It’s a curse of the AAA credit rating and the continued search for yield by big global investors trying to offset the impact of quantitative easing on returns in the US, Japan and across Europe.

A drop in the dollar might resume sometime in the second half of calendar 2015 when and if the US Federal Reserve starts inching its key interest rate higher, but that remains a big ‘if’.

So the message from BREE and the mining industry for the next financial year is ‘don’t expect miracles’ and hunker down to ride out what could be some tough news stories on mine closures and job cuts.

One casualty of the tougher times ahead might be the abandonment of capital management measures by BHP and Rio Tinto, according to Macquarie.

“The most pertinent question is whether Rio will be bold enough to proceed with a much-mooted share buyback in early 2015 if iron ore ends 2014 on a weak note,” Macquarie analyst Jeff Largey wrote in this week in a report.

But he said “A weaker-than-expected iron ore price and a share buyback may limit future funding flexibility.

"If the price of iron ore averages below $US100 a ton this year, as it has been for much of the past six weeks or so, the Macquarie analyst said BHP and Rio “may struggle to justify a share buyback program and expect to meet credit metrics," Largey wrote.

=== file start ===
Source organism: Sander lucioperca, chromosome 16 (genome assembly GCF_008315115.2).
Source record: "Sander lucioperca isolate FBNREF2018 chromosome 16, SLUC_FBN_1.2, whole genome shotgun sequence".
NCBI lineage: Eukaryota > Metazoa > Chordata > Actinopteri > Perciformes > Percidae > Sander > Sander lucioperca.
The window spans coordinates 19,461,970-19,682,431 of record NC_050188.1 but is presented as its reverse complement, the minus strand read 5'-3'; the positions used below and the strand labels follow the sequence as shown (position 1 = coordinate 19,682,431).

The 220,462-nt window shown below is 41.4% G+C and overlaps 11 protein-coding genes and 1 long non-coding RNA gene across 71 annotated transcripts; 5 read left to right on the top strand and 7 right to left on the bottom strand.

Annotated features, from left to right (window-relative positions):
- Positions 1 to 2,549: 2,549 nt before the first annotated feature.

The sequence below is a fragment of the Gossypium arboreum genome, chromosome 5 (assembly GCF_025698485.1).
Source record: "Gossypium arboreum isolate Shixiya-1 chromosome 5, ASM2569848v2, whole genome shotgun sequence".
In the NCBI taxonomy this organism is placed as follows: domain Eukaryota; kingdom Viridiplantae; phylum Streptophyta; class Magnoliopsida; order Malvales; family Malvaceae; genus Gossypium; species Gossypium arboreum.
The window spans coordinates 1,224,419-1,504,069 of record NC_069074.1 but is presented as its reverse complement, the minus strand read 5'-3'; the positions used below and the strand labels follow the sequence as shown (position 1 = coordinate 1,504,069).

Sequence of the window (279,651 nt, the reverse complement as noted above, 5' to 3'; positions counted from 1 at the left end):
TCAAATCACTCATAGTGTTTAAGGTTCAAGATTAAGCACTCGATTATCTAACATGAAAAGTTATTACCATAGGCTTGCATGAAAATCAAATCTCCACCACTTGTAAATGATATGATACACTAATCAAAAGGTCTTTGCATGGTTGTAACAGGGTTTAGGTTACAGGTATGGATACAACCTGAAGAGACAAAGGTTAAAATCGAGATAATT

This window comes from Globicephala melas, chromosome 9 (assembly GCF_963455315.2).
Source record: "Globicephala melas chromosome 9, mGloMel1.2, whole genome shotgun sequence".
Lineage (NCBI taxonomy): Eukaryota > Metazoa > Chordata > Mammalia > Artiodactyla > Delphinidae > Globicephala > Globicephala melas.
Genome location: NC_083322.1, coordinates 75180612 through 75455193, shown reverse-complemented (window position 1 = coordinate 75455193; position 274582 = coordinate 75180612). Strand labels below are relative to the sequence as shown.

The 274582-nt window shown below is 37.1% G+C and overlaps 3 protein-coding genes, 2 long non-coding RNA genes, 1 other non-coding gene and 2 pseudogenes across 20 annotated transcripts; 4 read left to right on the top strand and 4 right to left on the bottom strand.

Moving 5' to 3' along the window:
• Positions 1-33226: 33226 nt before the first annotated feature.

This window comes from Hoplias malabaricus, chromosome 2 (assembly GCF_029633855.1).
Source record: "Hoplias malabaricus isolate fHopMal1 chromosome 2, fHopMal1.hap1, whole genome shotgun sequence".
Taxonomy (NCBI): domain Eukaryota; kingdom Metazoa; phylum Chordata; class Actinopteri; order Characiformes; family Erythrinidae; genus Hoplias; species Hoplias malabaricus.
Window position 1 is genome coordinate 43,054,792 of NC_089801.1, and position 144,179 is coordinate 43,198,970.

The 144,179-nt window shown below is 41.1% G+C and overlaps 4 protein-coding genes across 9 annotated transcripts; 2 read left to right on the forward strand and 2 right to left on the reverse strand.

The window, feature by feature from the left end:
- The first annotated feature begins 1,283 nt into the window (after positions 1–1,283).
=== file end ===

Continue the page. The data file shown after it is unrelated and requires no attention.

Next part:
But the price recovers towards Macquarie’s $US108 estimate, buybacks could still come from both companies.

Other analysts are forecasting a rise in dividend payout from BHP when it revealed its full year profit in August.

And keep a watch on the Western Australian and Queensland economies – they are the most exposed. WA’s 2014-15 budget is based on a high iron ore price well above the BREE forecast. WA has spent its royalty gains, not saved them.

The same applies to Queensland where higher royalties on coal were introduced to ruin the mining tax for the then Federal Government.

Those taxes are now too high for global thermal and coking coal prices and the government will be under pressure to cut or defer them or face more mine closures and job losses.

About Glenn Dyer

Glenn Dyer has been a finance journalist and TV producer for more than 40 years. He has worked at Maxwell Newton Publications, Queensland Newspapers, AAP, The Australian Financial Review, The Nine Network and Crikey.